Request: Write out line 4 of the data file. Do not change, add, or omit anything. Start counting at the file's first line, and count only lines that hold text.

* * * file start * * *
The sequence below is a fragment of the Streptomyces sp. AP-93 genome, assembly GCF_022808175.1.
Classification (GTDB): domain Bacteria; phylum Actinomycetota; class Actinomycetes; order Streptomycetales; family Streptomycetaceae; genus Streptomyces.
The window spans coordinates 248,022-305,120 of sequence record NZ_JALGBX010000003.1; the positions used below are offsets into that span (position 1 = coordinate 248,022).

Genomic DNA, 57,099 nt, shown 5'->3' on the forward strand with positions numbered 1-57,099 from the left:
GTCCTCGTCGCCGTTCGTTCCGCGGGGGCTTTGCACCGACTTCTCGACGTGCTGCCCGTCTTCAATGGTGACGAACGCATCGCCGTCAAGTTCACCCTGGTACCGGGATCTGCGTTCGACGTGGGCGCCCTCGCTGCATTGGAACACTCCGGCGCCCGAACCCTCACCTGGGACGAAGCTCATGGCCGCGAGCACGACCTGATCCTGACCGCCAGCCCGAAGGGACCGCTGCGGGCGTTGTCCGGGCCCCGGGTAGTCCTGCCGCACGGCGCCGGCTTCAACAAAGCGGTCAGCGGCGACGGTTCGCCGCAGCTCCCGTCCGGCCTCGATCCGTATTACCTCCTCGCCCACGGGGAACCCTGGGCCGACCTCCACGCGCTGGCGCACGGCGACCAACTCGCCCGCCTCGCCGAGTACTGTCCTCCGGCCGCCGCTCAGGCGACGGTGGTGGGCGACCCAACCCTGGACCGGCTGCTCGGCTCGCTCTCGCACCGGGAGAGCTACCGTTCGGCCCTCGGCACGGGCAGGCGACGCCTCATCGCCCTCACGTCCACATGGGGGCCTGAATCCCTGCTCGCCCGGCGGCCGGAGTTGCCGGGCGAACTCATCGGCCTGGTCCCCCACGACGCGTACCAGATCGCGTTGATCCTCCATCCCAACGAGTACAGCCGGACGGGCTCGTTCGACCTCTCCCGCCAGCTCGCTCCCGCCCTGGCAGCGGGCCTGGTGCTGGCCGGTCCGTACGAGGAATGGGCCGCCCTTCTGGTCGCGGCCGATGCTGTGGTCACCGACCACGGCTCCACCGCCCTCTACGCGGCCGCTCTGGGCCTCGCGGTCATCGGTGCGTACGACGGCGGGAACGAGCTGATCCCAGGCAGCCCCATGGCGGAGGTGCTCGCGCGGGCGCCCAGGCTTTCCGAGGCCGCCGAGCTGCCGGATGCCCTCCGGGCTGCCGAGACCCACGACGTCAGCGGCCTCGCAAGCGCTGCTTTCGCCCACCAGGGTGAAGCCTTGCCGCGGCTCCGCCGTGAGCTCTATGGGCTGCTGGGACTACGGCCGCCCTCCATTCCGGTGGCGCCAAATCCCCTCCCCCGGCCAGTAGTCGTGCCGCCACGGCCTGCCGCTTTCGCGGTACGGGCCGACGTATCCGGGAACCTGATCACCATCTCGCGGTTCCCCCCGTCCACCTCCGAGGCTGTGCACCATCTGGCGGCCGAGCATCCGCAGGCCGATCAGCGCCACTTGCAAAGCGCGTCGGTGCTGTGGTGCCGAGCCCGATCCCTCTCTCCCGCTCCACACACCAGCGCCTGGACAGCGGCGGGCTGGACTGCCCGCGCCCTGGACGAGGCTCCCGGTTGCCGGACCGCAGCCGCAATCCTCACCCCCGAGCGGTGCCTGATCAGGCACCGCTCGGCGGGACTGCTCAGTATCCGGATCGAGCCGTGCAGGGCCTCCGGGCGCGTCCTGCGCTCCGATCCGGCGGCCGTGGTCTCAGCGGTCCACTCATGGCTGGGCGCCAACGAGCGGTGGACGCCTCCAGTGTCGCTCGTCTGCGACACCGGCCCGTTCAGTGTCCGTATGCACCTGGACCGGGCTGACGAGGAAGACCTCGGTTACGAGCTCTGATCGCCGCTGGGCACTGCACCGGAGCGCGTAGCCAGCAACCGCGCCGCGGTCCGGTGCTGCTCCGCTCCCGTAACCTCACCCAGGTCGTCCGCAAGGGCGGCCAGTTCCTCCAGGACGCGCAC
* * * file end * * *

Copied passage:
Genomic DNA, 57,099 nt, shown 5'->3' on the forward strand with positions numbered 1-57,099 from the left: